You may already know that so-called liquid "detox diets"—espoused by celebs like Gwyneth Paltrow—are not recommended by most doctors and nutritionists, who say they're worthless at best and may cause health problems at worst. But the entire concept of "detoxification" has made its way to products for your skin and body, too, from facial masks to bath soaks to foot pads. Are those products any more worthwhile?
The problem with any topical product that says it can "detox" is that the term doesn't really mean anything, says Perry Romanowski, an independent cosmetic industry scientist and one of the bloggers at thebeautybrains.com. "It's a vague enough claim so that you're not really making a medical claim," he says. "Cosmetic marketers are clever enough to find a word like this and use it."
The toxins that products claim to remove range from vague "impurities" to more specific things that may or may not be affected by a skin product. "Certainly it's possible to apply products and ingredients to the skin that are protective against exposures," says John Bailey, chief scientist at the Personal Care Products Council, which represents the cosmetic and personal care industry. Sunscreen, for example, protects against harmful UV rays.
Dennis Gross, a dermatologist whose MD Skincare line includes several products advertised to remove toxins, says in his case he's referring to environmental pollutants like the heavy metals and chlorine in tap water. Ingredients that neutralize or remove those substances can reduce the chance of skin irritation like eczema or damage, he says. "I won't go so far as to say they're helping [the entire body], but they clearly can make the skin better," he says.
Some detox products, including some of Gross's, also include antioxidants, substances that sop up the free radicals that are implicated in aging and skin damage. And topical antioxidants have been shown to reduce the impact of those ills, at least in the test tube. (That said, free radicals are not "toxins" and cannot be eliminated by the body.) It's less clear whether topical antioxidants will reduce wrinkles caused by sun exposure or the aging process, or provide any other visible benefit, and it's also unknown what dosage and for how long they must be applied to see any potential benefit, says Paula Begoun, author of Don ' t Go to the Cosmetics Counter Without Me. (After years of reviewing products, Begoun now has her own line of personal care products, some containing antioxidants.)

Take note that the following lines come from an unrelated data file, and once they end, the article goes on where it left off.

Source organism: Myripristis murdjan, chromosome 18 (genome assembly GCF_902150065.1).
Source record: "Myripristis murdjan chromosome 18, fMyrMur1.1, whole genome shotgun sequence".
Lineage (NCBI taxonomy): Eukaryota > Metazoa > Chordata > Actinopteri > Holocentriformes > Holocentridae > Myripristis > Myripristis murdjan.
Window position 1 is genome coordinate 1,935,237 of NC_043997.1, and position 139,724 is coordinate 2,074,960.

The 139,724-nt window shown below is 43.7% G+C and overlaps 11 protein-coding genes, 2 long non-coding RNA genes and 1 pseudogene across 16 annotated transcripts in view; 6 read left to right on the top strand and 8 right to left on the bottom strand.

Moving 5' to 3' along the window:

If you're looking for antioxidant-containing products, it's better to look for that specific word on the label or packaging, says Leslie Baumann, a dermatologist who directs the University of Miami's Cosmetic Medicine and Research Institute. Some ingredients to seek out: ascorbic acid (vitamin C), green tea, idebenone, coffeeberry, and coenzyme Q10.
Protecting against external damage is one thing; whether putting something on your skin can actually suck out harmful substances from your skin or elsewhere in your body is another question. "The question it poses is, if there are toxins lurking in the skin, what are they?" says Begoun. "What's poisoning our skin? Pesticides? Which ones and how do you get them out and measure the effects?" she says. "I don't know of any toxins lurking in the skin. It's a pretty dynamic organ and turns itself over every three to six weeks and every two to three months when you get older." She says "toxin" is so vague it could mean anything.
Even if there are undesirable substances floating around the body, it would be tough to get them out via the skin, says Romanowski. The skin is generally not permeable and few chemicals can pass through it. It's instead the liver, kidneys, and digestive system that generally remove waste and toxins from the body. That's one of the chief reasons he and other experts dismissed the claims that last year's trendy detox foot pads can somehow remove toxins through the soles of your feet as you sleep.
Better than attempting to remove unwanted things from your body via your skin is not exposing your body to those things in the first place. That means avoiding excess sun exposure, anything more than moderate drinking, and smoking, says Baumann. And improve your diet, adds Begoun: The traditional Mediterranean diet—centered around fruits and veggies, whole grains, fish, and "good" fats—includes omega-3 fatty acids and antioxidants in their natural state, and may help improve the structure of the skin, according to studies.
Nothing you put on your skin can make up for a hard night out. But if detox skin products aren't the miracle workers some of the ads make them out to be, nor are they likely to be harmful, Baumann says. That was a relief for one of her patients, who worried a new facial cream would nullify the active ingredient in one of her other beauty mainstays. Says Baumann, "She was worried it would detox her Botox."